50Example- GI BleedA 55 year old patient presents with massive hematemesis (vomiting blood) x 1 hour. He has a history of peptic ulcer disease.Exam: Diaphoretic, normal skin turgor.Supine BP: 120/70 HR 100Sitting BP: 90/50 HR=140Lab: Serum Na=140What is the nature of his fluid deficit ?What IV fluid resuscitation would you prescribe ?What do you expect the hematocrit to be :- at presentation ?- after 12 hours of Normal Saline treatment?
51Example-Diarrhea and Vomiting A 23 year old previously healthy medical student returns from vacation in Boracay with a healthy tan and severe diarrhea and vomiting x 48 hours.Sunken eyeballs, poor skin turgor and dry mucus membranesBP 80/70 HR 130 supine.Labs: Na 130 K=2.8HCO3 =12ABG: 7.26/26/100What is the nature of his fluid deficit ?What fluid will you prescribe ?What would happen if D5W were to be used?There is severe extracellular fluid depletion.In addition, because of GI losses, the patient has low potassium, and bicarbonate.Hyponatremia is present because of free water intake in the presence of elevated ADH levels (from hypovolemia).Isotonic saline or Ringer’s lactate will be useful here.Remember to independently correct the potassium deficit (which may be > 100meq)
52Example-Hyperosmolar State An 85 year old nursing home resident with dementia, and known diabetes was admitted with confusion.Exam: Disoriented, restless initially; then stuporousBP: 110/70 supine 90/70 sitting. Decreased skin turgor.Labs: Na= 150meq/L Wt=50kgsBUN/Cr=50/1.8 = 27Blood sugar= 1200 mg/dl Hct=45What is the pathogenesis of her fluid and electrolyte disorder ?How would you treat her ?
53Calculation of Water Deficit HealthyDehydratedOsm (P Na) x volumeOsm (P Na) x volumeA 50 kg female with Na=150Na x Normal Body Water = Na x Current Body Water(140) (NBW?) = 150 x (0.5 x 50=25 liters)NBW (X) = 26.8 litersWater deficit = NBW-CBW= =1.8 litersThe basis of calculating free water deficit lies in the fact that the product of osmolality and volume in extracellular fluid is constant.Thus, when there is loss of free water, there is an increase in extracellular fluid osmolarity (reflected in the serum sodium).Known parameters:Current serum NaCurrent body water (½ body weight)Serum Na in normal circumstancesFrom the equation PNa x volume (healthy) = PNa x volume (healthy), we can calculate the body water (dehydrated)The water deficit is the difference (healthy – dehydrated).
54A CirrhoticA 40-year-old patient with known alcoholic cirrhosis, portal hypertension and ascites is admitted with a rising creatinine.Exam: BP 100/70 (no orthostasis), JVP 5cms, +++ascites, no peripheral edema, +asterixis.BUN=12mg/dL Creat=2mg/dL Alb=2.0g/dLUrine volume has been 200cc/24h.Comment on his fluid statusIf volume-depleted how would you treat him?A very difficult situation:There is intravascular volume depletion because Starling forces are reversed:Increase portal vein (hydrostatic) pressureDecreased colloid osmotic pressure from hypoalbuminemia.Although intravascularly volume depleted, saline will cause temporary restoration of intravascular volume. In a short time, this saline will extravasate into ascitic fluid and worsen peripheral edema. Intravenous albumin, too, is effective transiently, as the half life in cirrhotics is markedly reduced.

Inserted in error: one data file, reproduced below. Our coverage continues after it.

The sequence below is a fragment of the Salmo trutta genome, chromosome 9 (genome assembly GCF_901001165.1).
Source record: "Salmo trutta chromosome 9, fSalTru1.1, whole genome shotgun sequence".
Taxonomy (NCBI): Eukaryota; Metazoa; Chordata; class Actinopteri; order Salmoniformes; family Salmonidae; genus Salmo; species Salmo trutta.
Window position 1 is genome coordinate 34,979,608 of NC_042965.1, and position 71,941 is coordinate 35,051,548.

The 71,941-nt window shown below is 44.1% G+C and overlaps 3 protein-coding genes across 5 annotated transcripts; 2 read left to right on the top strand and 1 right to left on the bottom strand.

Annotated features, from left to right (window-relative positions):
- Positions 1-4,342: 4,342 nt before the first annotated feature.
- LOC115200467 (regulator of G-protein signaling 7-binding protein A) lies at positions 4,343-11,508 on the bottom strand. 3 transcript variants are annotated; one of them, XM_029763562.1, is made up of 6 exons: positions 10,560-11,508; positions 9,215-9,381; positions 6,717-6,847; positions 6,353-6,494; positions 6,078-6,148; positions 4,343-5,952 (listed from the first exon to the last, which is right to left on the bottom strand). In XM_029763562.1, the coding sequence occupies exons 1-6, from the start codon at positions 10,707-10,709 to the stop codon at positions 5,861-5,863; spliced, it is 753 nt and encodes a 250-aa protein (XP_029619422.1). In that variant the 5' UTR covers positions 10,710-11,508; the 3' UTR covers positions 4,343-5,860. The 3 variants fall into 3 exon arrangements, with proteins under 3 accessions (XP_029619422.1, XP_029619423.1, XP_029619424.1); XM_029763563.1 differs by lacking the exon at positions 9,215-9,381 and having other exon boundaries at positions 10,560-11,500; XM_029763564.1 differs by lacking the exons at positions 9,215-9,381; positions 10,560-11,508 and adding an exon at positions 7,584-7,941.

55Example-Post Op Abdominal Distension A 60 year old male with pancreatic carcinoma has undergone total pancreaticoduodenectomy and gastrojejunal bypass.On post-operative day-3 he develops abdominal distension.BP= 110/60 and HR increases from 100 to 130 on sitting. Bowel sounds are absent.Abd XRay reveals multiple fluid levels in the abdomen. N-G suction is initiated.This patient has “third spacing”; ECF is being driven into dilated intestinal loops leading to progressive ECF depletion.The treatment is to institute nasogastric suction and replace losses with isotonic saline or Ringer’s lactate.What is the nature of his fluid deficit ?How will you treat ?
56Example-Intubated ptA 64 year old male with severe pneumonia has just been intubated. You were asked to give IVF orders since he has several IV meds.BP= 120/70 and HR – 91 bpmPlasma sodium = 128 mmol/LPotassium – 3.6 mmol/LAdequate urine outputIs there a fluid deficit ?What will be your IVF order ?While he is still NPO?On NGT OF feeding?
57Case scenariosUnconscious 25 year old, previously healthy, found inside a locked roomUnconscious, known diabetic, diaphoretic, tachycardic, afebrile, BP= 150/90 mm HgPt with a Stab wound on the abdomen, BP=80/60 mm Hg, awake, restlessIVF to follow for a patient with urosepsis, sodium is 150 mmol/L, weak, BP= 100/70 mm Hg
58A Nutritional Dilemma **Use D10W-NS instead** The patient is being treated with 100ml/hour(5% dextrose in 0.9% saline)Is the caloric supply adequate ?Total volume=100mlx24h=2400mlTotal dextrose (5g/100ml)= 5x24=120g/dayTotal calories=120g x 4kcals/g=480 kcals.**Use D10W-NS instead**
59ConclusionsCrystalloids are generally adequate for most situations needing fluid management.The composition of the solution and rate of administration are important when addressing a specific situation.Colloids may be indicated when more rapid hemodynamic equilibration is required (inadequate data).